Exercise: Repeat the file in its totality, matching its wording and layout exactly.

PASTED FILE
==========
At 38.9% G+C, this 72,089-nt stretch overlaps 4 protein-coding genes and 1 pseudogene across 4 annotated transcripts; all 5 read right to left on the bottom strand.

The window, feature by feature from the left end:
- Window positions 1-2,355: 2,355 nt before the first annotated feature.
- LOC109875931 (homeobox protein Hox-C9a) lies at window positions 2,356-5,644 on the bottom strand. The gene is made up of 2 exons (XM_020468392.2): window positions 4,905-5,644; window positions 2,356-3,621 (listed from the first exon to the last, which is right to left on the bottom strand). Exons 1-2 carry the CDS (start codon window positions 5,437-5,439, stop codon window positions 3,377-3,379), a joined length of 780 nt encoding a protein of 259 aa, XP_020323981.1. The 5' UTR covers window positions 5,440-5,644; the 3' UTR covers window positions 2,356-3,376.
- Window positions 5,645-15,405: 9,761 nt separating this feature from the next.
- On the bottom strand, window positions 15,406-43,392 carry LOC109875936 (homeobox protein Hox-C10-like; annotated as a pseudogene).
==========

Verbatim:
At 38.9% G+C, this 72,089-nt stretch overlaps 4 protein-coding genes and 1 pseudogene across 4 annotated transcripts; all 5 read right to left on the bottom strand.

The window, feature by feature from the left end:
- Window positions 1-2,355: 2,355 nt before the first annotated feature.
- LOC109875931 (homeobox protein Hox-C9a) lies at window positions 2,356-5,644 on the bottom strand. The gene is made up of 2 exons (XM_020468392.2): window positions 4,905-5,644; window positions 2,356-3,621 (listed from the first exon to the last, which is right to left on the bottom strand). Exons 1-2 carry the CDS (start codon window positions 5,437-5,439, stop codon window positions 3,377-3,379), a joined length of 780 nt encoding a protein of 259 aa, XP_020323981.1. The 5' UTR covers window positions 5,440-5,644; the 3' UTR covers window positions 2,356-3,376.
- Window positions 5,645-15,405: 9,761 nt separating this feature from the next.
- On the bottom strand, window positions 15,406-43,392 carry LOC109875936 (homeobox protein Hox-C10-like; annotated as a pseudogene).